Week 25 will be in Aprils update.

So a strong month, the miles are really building now and I’m feeling positive about my progress. The coming month or two sees those long runs really take a turn and hit 45 miles at times. Really keen to see how I face up tot hat challenge, how my body behaves, the gear, the nutrition and importantly the recovery. These next few weeks will really tell me if I’m in a good position to face the 100 miles or if there’s work to be done.

GPS files (GPX Format)

Access (via DropBox) to some of my favourite routes. in GPX format. Download the file from DropBox and then upload to a GPX viewer or phone/watch etc.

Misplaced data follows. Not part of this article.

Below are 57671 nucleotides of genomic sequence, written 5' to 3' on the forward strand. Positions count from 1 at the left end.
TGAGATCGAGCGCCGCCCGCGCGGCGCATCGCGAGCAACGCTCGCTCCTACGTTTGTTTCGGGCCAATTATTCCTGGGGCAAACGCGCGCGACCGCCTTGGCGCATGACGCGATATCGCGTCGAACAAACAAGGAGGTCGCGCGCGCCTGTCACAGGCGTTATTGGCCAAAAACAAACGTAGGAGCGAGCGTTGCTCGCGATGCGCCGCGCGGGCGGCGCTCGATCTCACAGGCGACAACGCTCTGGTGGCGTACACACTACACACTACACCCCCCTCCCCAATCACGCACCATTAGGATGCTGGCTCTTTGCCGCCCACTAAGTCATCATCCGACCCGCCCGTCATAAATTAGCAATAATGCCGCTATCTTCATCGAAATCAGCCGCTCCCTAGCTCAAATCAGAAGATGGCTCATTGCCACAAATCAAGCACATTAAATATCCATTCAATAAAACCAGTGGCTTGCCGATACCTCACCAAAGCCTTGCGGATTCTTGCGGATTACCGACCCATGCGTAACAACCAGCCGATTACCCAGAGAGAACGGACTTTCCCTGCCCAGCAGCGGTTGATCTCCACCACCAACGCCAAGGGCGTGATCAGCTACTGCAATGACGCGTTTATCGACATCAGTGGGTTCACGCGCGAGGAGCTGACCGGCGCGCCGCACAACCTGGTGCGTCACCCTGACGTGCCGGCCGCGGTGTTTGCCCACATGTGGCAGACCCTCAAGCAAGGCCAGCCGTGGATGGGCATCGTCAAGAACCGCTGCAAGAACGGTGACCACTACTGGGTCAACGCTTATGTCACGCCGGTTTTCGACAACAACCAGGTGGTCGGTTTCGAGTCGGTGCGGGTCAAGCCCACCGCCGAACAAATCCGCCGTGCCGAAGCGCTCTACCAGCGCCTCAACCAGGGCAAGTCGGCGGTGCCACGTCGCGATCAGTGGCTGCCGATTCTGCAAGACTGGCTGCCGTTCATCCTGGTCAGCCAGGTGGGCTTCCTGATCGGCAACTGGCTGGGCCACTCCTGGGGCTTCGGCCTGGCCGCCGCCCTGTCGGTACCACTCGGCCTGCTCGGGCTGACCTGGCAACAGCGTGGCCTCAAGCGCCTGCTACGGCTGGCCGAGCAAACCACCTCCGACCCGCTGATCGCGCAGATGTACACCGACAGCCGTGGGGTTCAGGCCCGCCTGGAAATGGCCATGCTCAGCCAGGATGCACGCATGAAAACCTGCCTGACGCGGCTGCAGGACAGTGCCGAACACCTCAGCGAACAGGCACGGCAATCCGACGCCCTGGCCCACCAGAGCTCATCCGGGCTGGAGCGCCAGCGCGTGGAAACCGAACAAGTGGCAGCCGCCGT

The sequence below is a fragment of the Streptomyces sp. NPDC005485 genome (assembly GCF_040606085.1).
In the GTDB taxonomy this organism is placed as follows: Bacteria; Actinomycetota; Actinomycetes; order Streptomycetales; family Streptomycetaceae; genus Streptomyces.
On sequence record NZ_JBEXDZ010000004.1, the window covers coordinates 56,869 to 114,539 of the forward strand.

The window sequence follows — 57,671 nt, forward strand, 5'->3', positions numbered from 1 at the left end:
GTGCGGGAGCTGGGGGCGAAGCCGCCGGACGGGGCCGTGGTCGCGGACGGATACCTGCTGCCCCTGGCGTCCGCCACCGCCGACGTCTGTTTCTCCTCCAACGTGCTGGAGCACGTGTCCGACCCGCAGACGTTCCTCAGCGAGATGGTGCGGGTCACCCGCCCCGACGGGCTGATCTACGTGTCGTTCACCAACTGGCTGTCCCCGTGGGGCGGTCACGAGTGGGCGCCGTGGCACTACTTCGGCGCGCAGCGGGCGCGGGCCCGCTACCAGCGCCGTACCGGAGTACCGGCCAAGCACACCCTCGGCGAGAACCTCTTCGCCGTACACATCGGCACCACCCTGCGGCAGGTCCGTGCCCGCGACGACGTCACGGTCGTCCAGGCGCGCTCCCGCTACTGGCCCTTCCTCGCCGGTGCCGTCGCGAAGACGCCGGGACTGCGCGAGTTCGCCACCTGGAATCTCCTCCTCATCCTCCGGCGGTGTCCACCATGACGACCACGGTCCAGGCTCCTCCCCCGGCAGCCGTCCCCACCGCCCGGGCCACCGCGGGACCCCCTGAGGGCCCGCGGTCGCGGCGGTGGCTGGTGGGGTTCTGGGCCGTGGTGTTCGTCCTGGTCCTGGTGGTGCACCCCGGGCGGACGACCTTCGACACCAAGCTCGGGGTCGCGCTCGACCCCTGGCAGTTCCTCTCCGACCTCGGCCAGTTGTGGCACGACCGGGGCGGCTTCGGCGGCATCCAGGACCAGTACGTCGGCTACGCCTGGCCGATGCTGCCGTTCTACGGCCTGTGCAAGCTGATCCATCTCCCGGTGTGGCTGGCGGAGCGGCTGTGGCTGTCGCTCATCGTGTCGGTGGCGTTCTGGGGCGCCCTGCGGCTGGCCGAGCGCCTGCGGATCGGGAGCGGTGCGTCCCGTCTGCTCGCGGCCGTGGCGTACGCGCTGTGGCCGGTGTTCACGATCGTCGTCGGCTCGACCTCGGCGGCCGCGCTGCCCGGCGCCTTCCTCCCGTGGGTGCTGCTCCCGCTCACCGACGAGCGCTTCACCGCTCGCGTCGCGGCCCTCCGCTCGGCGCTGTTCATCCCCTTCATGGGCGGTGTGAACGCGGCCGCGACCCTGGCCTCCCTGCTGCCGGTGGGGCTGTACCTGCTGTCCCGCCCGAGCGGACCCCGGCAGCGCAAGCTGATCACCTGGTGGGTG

Botany Bay (Kent) to Ramsgate – GPX

Brenda Parker Way – GPX

Mapledurham 10 – GPX

Race To The Stones –GPX

Run to The Sea Bournemouth – GPX

Run to The Sea Brighton – GPX

Silverstone Half Marathon – GPX

SWCP – Crackington Haven to Hayle – GPX

SWCP – St. Ives to Godrevy point – GPX

SWCP – St. Ives to Portreath – GPX

SWCP – St. Ives to Sennen – GPX